Genre/Influences: Electronic, ethereal, ritual.
Background/Info: Arcana Obscura was set up in 1990 by Thomas Gäbhard. The band can look back at a respectable discography, but this new full length is the first ‘new’ studio album since the “Lemuria”-album (2010). Thomas Gäbhard, Timea Göghova, Andrea Bannert, Betty Baindl and Heike are now back on track unleashing their newest creation featuring several reworked (old) songs plus a few new cuts.
Content: Arcana Obscura always has composed a sound, which is somewhat different from the established standards. “2000 Miles” moves on this personal approach, mixing electronic treatments together with traditional instruments and great, ethereal vocals. The songs have something pretty ritual and transcendental-like, a bit Dead Can dance-like for the elevating sensation of the vocals, but darker and more industrial-like when it comes to the music. The last part of the work is absolutely impressive, like an ethereal opera coming together with hypnotic, mystic music.
+ + + : From a very personal point of view, I think “2000 Miles” is the most accomplished and best album to date by Arcana Obscura. It remains an electronic work mixed with industrial treatments, but it also is a very mystic-like work; a sonic path on, which ritual- and trance-minded influences are creating a delicious symbiosis with the phenomenal voice of Timea Göghova. The songs are moving from bombast into delicacy while some authentic instruments are recovering the work with a graceful flavor.
– – – : I noticed one single cut (cf. “Heaven And Hell”), which has nothing to do with the rest of the tracklist. It’s a song that feels lost in a poignant, mystic electro universe.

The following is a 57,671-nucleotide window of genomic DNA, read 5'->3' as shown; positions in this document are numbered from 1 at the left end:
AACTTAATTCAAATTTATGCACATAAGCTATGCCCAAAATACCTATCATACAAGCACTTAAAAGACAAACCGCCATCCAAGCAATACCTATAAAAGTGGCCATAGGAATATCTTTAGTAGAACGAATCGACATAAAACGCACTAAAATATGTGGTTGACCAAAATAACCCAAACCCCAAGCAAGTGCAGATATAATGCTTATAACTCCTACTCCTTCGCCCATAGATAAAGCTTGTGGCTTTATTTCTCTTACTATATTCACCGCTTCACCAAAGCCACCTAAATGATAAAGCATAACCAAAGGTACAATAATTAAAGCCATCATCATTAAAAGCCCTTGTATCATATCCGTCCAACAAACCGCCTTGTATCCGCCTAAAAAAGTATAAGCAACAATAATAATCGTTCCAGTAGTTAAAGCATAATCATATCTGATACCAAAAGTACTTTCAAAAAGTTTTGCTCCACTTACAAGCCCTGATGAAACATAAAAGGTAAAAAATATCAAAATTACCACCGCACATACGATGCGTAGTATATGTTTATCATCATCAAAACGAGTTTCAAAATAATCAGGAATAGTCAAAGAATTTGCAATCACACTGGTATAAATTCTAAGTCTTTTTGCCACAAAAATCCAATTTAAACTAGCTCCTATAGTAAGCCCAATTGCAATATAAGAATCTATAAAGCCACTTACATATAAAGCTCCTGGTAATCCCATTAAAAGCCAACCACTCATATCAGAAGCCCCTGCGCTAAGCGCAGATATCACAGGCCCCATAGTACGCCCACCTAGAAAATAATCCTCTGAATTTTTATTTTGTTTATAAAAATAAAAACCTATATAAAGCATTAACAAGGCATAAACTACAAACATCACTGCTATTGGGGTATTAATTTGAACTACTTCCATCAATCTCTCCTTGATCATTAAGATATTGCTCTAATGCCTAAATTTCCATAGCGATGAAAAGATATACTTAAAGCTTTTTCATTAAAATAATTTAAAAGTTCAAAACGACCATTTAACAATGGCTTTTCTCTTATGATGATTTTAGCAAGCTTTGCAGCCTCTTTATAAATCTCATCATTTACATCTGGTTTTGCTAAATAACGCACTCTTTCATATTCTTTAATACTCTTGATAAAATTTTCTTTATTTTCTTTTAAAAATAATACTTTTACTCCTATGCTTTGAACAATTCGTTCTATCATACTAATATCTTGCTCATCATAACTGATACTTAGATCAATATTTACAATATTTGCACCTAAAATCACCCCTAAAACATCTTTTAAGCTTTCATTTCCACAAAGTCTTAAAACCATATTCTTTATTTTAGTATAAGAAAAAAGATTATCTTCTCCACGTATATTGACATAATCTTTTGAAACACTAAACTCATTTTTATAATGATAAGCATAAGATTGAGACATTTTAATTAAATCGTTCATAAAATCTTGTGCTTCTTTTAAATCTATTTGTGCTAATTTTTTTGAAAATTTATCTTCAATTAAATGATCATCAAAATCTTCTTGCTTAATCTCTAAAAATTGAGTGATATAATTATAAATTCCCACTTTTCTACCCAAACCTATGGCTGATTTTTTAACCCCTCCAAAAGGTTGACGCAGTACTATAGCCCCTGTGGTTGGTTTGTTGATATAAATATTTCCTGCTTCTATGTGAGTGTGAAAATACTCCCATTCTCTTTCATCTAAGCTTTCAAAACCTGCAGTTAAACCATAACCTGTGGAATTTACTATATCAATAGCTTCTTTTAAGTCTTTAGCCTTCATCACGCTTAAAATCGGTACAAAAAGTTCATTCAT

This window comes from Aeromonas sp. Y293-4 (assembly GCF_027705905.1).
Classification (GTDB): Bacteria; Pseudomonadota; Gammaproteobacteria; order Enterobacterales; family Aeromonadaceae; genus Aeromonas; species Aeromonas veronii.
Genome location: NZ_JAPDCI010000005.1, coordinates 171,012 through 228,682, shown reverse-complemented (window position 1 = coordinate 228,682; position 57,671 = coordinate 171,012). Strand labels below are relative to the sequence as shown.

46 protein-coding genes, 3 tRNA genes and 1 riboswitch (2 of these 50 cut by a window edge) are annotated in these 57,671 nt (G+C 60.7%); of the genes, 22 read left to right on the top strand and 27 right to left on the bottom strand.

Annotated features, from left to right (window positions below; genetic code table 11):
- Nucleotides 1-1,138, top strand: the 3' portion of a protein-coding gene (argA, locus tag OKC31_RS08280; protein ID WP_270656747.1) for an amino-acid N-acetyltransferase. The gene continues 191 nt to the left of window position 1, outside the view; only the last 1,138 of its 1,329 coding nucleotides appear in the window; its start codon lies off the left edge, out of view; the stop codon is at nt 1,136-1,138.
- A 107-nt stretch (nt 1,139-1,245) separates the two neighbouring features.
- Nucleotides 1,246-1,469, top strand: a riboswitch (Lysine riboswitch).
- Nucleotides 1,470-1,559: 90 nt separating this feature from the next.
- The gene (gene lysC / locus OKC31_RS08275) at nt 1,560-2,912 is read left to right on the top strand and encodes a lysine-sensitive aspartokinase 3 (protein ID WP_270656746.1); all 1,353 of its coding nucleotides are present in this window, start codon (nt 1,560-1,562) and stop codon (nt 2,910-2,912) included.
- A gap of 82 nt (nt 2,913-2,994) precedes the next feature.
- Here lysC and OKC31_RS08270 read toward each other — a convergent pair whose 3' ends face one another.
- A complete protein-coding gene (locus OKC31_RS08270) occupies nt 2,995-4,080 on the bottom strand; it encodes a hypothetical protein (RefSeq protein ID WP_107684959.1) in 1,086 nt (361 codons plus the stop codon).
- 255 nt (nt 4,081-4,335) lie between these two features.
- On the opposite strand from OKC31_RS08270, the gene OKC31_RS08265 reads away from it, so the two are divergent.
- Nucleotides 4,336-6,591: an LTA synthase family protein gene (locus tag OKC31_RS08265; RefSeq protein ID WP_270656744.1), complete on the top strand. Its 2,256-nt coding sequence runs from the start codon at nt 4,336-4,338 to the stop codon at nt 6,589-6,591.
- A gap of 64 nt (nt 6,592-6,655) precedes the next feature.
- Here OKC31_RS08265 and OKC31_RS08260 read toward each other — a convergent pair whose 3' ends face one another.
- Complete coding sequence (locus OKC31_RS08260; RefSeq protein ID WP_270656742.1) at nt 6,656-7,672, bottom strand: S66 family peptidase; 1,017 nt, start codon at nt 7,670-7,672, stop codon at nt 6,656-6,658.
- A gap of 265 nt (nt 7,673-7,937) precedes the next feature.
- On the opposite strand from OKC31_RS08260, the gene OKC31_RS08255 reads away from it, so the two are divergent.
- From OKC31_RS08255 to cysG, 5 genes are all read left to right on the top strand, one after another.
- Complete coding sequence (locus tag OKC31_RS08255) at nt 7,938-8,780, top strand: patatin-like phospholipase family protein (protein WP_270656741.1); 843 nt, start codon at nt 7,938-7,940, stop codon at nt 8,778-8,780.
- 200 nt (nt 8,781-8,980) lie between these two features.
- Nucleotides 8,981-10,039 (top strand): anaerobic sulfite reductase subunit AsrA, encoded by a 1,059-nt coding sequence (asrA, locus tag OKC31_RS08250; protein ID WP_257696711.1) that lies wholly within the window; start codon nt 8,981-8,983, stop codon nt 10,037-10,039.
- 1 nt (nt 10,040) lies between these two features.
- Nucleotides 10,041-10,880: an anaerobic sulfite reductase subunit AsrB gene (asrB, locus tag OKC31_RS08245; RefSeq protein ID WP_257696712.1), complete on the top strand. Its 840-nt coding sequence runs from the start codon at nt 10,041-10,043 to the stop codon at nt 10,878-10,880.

Conclusion: It’s quite strange to realize that a band, which is already been in business for such a long time has now –after a hiatus of several years, accomplished their best work to date.
Best songs: “Flames – Foreign World Mix”, “Desert Of Pain – Reborn”, “Bata Muje”, “Merre Jársz, “Ogreyalla – Reloaded”, “Agba Waëh”.
Since you’re here …
… we have a small favour to ask. More people are reading Side-Line Magazine than ever but advertising revenues across the media are falling fast. Unlike many news organisations, we haven’t put up a paywall – we want to keep our journalism as open as we can - and we refuse to add annoying advertising. So you can see why we need to ask for your help.
Side-Line’s independent journalism takes a lot of time, money and hard work to produce. But we do it because we want to push the artists we like and who are equally fighting to survive.
If everyone who reads our reporting, who likes it, helps fund it, our future would be much more secure. For as little as 5 US$, you can support Side-Line Magazine – and it only takes a minute. Thank you.
The donations are safely powered by Paypal.